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Notre Dame to establish institute on women's issues


The College of Notre Dame said yesterday that it would establish a permanent series of seminars and lectures to help women in Central Maryland reach their potential in family, spiritual and professional life.

Beginning next month, the college will expand its niche in women's education to include a new Women's Institute that will offer programs on the major issues, concerns and frustrations confronting women today. The goal is to help women work with each other and authorities in various fields to discover new models and ways of thinking about work and family life.

After a heated debate, the institute's founders agreed that men can join in the discussions, too. "They are welcome," Notre Dame President Sister Kathleen Feeley said.

The undertaking by the 96-year-old women's college would be one of a handful of its kind in the country to help women chart their lives at a time when issues of work, power and responsibility are being rethought and refashioned by a post-women's liberation generation. It is common for colleges to research women's issues and offer degree programs in women's studies, but few have sought out women who are looking for a way to improve their lives "without taking a three-credit course," the president said.

The programs are designed for those who "are trying to be women of character and principle in a society where character and principle are not viewed as important, and they don't seem to know how to do it," Sister Kathleen said.

Seminars and lectures are expected to center around five broad themes identified by women in discussions with college leaders -- the family, the workplace, career plans and choices, social issues and spirituality, or the development and nurturing of the self without regard to a particular religion. In practice, the institute is intended to be a place where women can work together on such disparate issues as mother-daughter relationships and life beyond the so-called "glass ceiling" -- a reference to mostly male upper management, said Sister Joanne Hanrahan, a Notre Dame sister who will direct the institute and who designed a similar program in St. Louis.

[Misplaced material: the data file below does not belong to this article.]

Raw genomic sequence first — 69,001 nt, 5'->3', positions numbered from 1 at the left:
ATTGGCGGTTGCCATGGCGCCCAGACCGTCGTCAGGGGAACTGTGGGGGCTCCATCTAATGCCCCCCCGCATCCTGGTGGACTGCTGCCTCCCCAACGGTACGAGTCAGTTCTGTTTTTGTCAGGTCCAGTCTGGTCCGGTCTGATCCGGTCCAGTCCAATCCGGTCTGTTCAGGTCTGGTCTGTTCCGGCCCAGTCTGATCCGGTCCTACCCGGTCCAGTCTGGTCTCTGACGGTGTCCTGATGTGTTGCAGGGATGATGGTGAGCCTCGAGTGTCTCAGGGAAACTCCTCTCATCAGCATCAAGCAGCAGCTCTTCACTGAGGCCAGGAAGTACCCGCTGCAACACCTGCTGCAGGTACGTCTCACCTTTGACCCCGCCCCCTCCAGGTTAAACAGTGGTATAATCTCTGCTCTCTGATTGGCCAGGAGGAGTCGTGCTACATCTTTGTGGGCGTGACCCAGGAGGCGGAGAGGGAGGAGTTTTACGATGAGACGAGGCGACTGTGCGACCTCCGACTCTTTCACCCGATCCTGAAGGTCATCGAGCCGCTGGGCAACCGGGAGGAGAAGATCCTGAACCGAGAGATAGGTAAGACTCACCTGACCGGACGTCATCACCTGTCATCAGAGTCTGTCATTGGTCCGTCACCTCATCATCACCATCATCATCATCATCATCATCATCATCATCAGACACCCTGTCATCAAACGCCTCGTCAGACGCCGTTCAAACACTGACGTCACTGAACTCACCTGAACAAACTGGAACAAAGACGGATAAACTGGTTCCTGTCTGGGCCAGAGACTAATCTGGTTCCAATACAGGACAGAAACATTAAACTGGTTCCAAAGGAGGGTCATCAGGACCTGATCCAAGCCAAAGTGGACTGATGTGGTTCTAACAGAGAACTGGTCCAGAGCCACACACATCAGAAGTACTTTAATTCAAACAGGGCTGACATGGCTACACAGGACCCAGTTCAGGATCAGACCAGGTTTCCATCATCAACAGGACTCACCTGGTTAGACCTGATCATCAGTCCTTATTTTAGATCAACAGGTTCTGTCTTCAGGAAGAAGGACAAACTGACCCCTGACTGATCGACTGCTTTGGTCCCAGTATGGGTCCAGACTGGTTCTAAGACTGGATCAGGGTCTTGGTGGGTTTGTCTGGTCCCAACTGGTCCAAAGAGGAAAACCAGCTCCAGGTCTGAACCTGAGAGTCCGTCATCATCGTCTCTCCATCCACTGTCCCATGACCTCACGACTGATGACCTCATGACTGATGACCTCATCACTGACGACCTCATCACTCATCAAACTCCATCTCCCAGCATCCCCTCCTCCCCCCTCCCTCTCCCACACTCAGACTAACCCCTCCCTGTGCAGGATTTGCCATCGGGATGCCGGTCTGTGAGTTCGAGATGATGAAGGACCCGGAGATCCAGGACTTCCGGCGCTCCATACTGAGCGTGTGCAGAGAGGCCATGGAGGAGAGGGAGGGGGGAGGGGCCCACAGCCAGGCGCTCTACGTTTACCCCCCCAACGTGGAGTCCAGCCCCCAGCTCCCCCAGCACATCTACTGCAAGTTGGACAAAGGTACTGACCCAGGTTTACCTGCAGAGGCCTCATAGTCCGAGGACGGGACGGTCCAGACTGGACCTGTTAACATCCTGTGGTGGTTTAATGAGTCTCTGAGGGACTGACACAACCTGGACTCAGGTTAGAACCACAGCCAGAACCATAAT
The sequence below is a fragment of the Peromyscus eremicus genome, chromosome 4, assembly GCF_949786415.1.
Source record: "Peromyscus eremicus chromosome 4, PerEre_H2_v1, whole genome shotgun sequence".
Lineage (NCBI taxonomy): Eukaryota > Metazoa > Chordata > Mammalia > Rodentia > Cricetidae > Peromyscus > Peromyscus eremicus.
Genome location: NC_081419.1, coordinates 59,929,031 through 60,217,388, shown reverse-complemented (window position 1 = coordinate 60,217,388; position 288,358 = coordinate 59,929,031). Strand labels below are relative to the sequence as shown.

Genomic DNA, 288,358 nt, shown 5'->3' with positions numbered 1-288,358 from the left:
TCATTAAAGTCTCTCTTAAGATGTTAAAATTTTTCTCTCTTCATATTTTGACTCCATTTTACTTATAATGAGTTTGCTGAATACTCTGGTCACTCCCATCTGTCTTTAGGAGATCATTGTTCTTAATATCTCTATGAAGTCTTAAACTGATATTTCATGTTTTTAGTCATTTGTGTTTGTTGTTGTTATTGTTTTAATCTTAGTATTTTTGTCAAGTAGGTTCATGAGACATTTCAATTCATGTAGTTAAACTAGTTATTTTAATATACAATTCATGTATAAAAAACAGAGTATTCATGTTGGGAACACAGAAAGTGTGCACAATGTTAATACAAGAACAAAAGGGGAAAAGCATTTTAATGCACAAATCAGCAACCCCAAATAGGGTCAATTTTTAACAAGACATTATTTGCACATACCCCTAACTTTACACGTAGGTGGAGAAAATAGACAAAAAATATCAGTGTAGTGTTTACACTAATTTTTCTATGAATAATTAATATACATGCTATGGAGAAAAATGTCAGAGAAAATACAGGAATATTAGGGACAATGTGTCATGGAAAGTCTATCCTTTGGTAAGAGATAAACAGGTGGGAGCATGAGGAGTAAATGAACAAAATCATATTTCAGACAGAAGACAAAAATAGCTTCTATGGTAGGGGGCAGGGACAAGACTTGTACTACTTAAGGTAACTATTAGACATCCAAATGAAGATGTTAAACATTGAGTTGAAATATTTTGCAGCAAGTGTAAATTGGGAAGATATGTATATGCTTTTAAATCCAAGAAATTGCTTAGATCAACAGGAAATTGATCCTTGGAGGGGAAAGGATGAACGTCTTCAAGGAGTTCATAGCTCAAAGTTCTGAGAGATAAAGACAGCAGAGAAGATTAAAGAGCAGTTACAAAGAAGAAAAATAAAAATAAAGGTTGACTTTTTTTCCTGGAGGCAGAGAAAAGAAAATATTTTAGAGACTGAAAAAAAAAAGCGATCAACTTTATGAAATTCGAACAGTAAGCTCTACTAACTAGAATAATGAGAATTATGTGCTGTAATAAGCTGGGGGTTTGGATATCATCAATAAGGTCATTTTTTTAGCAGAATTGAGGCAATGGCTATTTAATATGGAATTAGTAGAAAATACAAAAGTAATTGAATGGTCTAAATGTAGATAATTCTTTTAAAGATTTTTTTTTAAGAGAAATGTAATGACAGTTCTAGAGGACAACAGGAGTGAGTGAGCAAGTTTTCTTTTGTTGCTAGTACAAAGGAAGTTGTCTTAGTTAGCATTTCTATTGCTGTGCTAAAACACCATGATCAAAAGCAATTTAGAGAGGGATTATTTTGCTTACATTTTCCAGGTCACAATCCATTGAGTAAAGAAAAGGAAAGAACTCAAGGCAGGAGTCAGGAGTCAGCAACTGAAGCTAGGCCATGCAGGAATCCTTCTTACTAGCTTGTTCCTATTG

"You can't travel on your own -- yes, you can, but it is much more rewarding doing it with other women," said Patricia Batza, one of 35 women in education, private industry and public life in Maryland who will serve on the institute's advisory board. "When you get together with other women, your life is enriched," she said.

Two years in the planning and funded with $10,000 in seed

money from the Raskob Foundation, a Delaware foundation identified with Catholic education causes, the institute is the latest in a series of initiatives taken by the College of Notre Dame during Sister Kathleen's 21-year tenure in response to changes in women's lives. She retires in July.

The Women's Institute is to operate year-round on the Charles Street campus. Poet and educator Maya Angelou will mark the opening with an evening of stories, poetry and songs Feb. 20.

The first eight seminars cover topics including managing the details of life, effective leadership, coping with stress, parenting teens, feminism and Catholic social thought, and communicating under pressure.

A major focus of future seminars will be issues in the workplace, including sexual harassment. The programs will be given by dTC authorities in the fields to be discussed and vary in length from one-day seminars to once-a-week evening programs over a month's time. The cost for the first group of programs is between $40 and $80.

An initial seminar offered jointly with the Greater Baltimore Medical Center in October attracted 500 women. The programs are aimed at women between ages 35 and 55, but Sister Hanrahan said the institute also intends to develop programs to appeal to adolescent girls.

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